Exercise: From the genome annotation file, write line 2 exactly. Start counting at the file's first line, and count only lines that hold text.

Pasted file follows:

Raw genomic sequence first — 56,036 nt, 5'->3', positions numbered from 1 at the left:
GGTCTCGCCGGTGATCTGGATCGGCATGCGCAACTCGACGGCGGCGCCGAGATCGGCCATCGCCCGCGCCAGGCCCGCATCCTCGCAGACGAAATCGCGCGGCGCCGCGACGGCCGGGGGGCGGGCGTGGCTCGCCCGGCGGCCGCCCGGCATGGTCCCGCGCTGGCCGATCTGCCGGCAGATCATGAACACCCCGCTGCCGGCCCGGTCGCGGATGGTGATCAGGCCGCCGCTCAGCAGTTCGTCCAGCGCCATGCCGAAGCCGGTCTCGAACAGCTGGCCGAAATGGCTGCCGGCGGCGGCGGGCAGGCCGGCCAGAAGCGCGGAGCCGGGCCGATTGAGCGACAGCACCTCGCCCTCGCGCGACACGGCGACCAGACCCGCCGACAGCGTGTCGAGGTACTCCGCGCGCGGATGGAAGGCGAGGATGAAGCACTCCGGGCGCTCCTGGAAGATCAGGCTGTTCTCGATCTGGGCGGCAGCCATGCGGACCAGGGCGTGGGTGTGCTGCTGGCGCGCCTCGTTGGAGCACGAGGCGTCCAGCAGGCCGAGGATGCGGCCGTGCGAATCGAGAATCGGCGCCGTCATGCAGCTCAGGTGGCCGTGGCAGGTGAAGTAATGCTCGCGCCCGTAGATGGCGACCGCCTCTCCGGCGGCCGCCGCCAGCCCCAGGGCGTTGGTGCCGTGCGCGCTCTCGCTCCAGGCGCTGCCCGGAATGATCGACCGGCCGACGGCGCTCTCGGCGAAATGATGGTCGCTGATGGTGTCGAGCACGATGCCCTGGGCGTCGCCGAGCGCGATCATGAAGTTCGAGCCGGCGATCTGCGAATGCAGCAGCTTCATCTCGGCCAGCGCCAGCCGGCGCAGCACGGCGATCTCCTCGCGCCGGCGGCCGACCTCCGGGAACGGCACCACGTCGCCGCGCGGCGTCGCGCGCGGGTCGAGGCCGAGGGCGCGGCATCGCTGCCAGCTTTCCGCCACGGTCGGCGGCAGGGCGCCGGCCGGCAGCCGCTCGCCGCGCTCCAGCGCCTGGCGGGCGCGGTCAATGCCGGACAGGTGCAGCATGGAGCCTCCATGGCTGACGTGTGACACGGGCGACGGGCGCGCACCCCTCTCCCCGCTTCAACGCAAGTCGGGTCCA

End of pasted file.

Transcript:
GGTCTCGCCGGTGATCTGGATCGGCATGCGCAACTCGACGGCGGCGCCGAGATCGGCCATCGCCCGCGCCAGGCCCGCATCCTCGCAGACGAAATCGCGCGGCGCCGCGACGGCCGGGGGGCGGGCGTGGCTCGCCCGGCGGCCGCCCGGCATGGTCCCGCGCTGGCCGATCTGCCGGCAGATCATGAACACCCCGCTGCCGGCCCGGTCGCGGATGGTGATCAGGCCGCCGCTCAGCAGTTCGTCCAGCGCCATGCCGAAGCCGGTCTCGAACAGCTGGCCGAAATGGCTGCCGGCGGCGGCGGGCAGGCCGGCCAGAAGCGCGGAGCCGGGCCGATTGAGCGACAGCACCTCGCCCTCGCGCGACACGGCGACCAGACCCGCCGACAGCGTGTCGAGGTACTCCGCGCGCGGATGGAAGGCGAGGATGAAGCACTCCGGGCGCTCCTGGAAGATCAGGCTGTTCTCGATCTGGGCGGCAGCCATGCGGACCAGGGCGTGGGTGTGCTGCTGGCGCGCCTCGTTGGAGCACGAGGCGTCCAGCAGGCCGAGGATGCGGCCGTGCGAATCGAGAATCGGCGCCGTCATGCAGCTCAGGTGGCCGTGGCAGGTGAAGTAATGCTCGCGCCCGTAGATGGCGACCGCCTCTCCGGCGGCCGCCGCCAGCCCCAGGGCGTTGGTGCCGTGCGCGCTCTCGCTCCAGGCGCTGCCCGGAATGATCGACCGGCCGACGGCGCTCTCGGCGAAATGATGGTCGCTGATGGTGTCGAGCACGATGCCCTGGGCGTCGCCGAGCGCGATCATGAAGTTCGAGCCGGCGATCTGCGAATGCAGCAGCTTCATCTCGGCCAGCGCCAGCCGGCGCAGCACGGCGATCTCCTCGCGCCGGCGGCCGACCTCCGGGAACGGCACCACGTCGCCGCGCGGCGTCGCGCGCGGGTCGAGGCCGAGGGCGCGGCATCGCTGCCAGCTTTCCGCCACGGTCGGCGGCAGGGCGCCGGCCGGCAGCCGCTCGCCGCGCTCCAGCGCCTGGCGGGCGCGGTCAATGCCGGACAGGTGCAGCATGGAGCCTCCATGGCTGACGTGTGACACGGGCGACGGGCGCGCACCCCTCTCCCCGCTTCAACGCAAGTCGGGTCCA